I began my current research project with a simple question: can I evolve an artificial neural network (ANN) to accurately predict the closing price of a stock?
Artificial Neural Networks
ANNs are inspired by biological brains and are made up of densely interconnected nodes. Instead of neurons and synapses, ANNs utilize artificial neurons (nodes) and connections.
Figure 1 Visual representation of an artificial neural network. The circles represent nodes and the lines connecting the nodes are connections. Nodes change their outputs based on the values received from connections.
All ANNs are made up of 3 types of layers. The first layer is the input layer shown in Figure 1. This is the initial data that is read by the neural networks. For this project, the input layer will consist of historical trading data. To learn about the inputs I am using, scroll down to the Stock Data section.
Connections transmit signals in the form of real numbers and each connection has its own weight. The purpose of connection weights is to either strengthen or weaken the signal that is being transmitted. ANNs learn by adjusting their connection weights. As ANNs learn, important connections will develop larger weights as weights for unimportant connections become smaller.
The hidden layers come after the input layer and is where all the computation is done. The artificial neural network in Figure 1 has two hidden layers made up of four nodes in each layer. The nodes that are in the hidden layers must find the sum of all input signals multiplied by their corresponding weights, add a node bias, and plug the result in an Activation Function.
Figure 2 visual representation of a node. The large circle represents the node and shows the addition of the bias to the summation of the inputs multiplied by the connection weights. The value the node calculates is then plugged into a non-linear activation function and the result is the node output.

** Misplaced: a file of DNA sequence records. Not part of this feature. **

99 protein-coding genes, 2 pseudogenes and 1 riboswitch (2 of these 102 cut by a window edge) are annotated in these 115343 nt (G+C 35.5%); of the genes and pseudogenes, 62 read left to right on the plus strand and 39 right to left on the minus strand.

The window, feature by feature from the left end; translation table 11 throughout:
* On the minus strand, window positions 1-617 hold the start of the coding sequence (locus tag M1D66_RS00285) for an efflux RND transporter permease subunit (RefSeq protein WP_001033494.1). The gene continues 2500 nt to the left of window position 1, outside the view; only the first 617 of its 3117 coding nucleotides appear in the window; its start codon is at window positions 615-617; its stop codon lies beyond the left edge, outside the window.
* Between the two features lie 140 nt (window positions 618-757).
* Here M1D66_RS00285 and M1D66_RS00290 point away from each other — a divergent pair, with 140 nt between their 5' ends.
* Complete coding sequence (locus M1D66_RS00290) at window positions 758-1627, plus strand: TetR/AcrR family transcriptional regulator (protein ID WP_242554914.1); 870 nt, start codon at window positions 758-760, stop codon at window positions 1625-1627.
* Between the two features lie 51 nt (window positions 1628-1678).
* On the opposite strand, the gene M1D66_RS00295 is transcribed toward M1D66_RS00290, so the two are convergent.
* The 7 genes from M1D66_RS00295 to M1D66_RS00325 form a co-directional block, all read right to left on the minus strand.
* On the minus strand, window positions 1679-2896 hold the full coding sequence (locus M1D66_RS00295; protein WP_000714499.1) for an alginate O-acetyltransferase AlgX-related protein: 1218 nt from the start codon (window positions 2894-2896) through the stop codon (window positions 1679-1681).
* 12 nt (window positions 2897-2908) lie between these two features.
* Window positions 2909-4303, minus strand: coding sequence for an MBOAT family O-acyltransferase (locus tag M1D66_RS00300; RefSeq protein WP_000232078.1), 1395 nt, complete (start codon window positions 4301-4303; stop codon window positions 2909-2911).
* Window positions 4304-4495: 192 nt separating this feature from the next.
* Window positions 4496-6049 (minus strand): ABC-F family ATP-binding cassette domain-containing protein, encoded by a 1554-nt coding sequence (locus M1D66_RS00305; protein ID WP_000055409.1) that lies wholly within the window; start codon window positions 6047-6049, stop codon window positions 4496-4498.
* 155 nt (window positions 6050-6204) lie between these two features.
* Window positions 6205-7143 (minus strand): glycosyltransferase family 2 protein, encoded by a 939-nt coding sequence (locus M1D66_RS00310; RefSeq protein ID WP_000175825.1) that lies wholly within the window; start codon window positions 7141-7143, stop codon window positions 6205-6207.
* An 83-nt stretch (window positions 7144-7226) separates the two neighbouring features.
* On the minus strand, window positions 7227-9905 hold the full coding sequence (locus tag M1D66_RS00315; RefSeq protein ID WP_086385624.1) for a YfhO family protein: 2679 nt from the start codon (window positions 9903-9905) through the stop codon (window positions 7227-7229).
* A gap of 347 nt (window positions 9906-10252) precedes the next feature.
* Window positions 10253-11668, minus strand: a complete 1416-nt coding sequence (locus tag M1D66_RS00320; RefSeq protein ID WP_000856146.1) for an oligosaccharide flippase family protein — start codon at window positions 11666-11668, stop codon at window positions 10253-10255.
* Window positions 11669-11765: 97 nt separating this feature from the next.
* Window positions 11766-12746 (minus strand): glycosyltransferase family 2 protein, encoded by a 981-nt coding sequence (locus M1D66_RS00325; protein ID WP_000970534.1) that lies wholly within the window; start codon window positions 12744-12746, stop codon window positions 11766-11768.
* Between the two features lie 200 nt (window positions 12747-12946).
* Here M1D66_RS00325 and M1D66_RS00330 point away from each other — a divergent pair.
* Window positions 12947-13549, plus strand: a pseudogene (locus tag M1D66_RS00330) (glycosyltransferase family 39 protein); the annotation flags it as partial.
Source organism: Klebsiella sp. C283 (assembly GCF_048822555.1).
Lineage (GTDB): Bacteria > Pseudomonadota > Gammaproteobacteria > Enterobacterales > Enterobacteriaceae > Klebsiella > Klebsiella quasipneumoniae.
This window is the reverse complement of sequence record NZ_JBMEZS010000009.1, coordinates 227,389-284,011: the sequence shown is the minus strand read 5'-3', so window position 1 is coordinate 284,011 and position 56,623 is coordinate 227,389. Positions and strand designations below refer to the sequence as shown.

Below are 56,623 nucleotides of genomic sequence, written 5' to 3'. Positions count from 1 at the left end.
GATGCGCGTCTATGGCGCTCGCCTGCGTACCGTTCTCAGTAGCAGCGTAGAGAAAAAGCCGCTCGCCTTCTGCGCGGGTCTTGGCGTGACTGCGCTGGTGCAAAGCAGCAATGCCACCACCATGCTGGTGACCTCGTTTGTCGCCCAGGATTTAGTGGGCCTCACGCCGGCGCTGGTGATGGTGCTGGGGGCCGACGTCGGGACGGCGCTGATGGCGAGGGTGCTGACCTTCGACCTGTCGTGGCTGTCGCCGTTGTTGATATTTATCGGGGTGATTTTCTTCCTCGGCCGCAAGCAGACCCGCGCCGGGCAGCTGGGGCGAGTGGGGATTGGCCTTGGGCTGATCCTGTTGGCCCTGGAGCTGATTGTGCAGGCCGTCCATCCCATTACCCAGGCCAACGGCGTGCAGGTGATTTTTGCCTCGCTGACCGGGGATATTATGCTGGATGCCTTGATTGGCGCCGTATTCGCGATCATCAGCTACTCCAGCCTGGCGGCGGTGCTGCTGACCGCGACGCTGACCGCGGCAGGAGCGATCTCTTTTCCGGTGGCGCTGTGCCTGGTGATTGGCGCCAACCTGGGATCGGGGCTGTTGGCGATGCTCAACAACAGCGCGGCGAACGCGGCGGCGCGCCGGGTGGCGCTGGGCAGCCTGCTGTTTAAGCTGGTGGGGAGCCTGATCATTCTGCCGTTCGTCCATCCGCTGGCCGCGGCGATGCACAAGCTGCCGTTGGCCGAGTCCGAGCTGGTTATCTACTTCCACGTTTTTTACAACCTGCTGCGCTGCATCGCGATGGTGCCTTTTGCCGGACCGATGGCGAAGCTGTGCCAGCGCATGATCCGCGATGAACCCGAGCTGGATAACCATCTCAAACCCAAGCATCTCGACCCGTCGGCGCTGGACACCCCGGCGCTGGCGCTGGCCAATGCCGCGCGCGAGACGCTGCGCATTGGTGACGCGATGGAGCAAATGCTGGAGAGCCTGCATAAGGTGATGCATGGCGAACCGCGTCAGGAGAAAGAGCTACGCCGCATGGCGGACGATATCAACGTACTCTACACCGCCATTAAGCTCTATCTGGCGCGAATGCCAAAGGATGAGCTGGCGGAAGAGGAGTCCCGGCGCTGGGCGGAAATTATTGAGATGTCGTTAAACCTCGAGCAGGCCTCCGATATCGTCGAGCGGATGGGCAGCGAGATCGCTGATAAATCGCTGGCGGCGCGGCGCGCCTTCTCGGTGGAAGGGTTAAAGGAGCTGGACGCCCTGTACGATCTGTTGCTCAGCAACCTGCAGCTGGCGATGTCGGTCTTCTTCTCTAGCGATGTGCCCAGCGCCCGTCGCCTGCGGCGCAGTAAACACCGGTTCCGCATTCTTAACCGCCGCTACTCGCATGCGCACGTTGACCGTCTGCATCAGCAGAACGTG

An Activation Function is a non-linear function used by nodes to produce an output. A common example of an Activation Function would be the sine function. The node bias shown in Figure 2 is a value added to the sum of all input signals multiplied by their weights. The purpose of adding a node bias is to move the Activation Function. The bias acts very similarly to the constant b in the linear function: y=ax+b. When the constant b is changed, the line will move up or down changing the y-axis. Moving an Activation Function greatly impacts the output of a node which may be useful in the learning process.
The last layer for Figure 1 is the output layer. The output layer is that last set of nodes that produce outputs. My ANNs will only have one node in the output layer. This last node will be responsible for outputting the closing price prediction.
While researching ANNs, I was introduced to the Neural Evolution of Augmenting Topologies (NEAT). NEAT was developed by Dr. Kenneth O. Stanely and is a method for evolving the structure ANNs. Unlike traditional ANNs that only adjust connection weights, NEAT gives ANNS the ability to change nodes, weights, and connections. The NEAT approach allows ANNS to add or delete connections and nodes. Stock market data is extremely noisy and allowing the structure of my ANNs to change may give them a competitive advantage.
For this project, I am using a stock with a highly volatile price. I want to use a stock with a highly volatile price because I believe it will lead to more versatile and complex algorithms. I chose to train on $TSLA because it meets my volatility requirement with a 52-week price range of $211.00 - $1027.48.
The financial data consists of historical trading data and technical indicators. There are 19 variables in my dataset which serve as inputs for my ANNs. The financial data I decided to use for this research project was largely influenced by Improving Stock Closing Price Prediction Using Recurrent Neural Network and Technical Indicators. The historical trading data was downloaded from yahoo finance.
I used the neat-python implementation of NEAT for this project. Neat-python is a library with tools that maintain individual genomes (artificial neural networks). These genomes are made up of genes that contain important information about the structure of the algorithm.
Training and Testing Data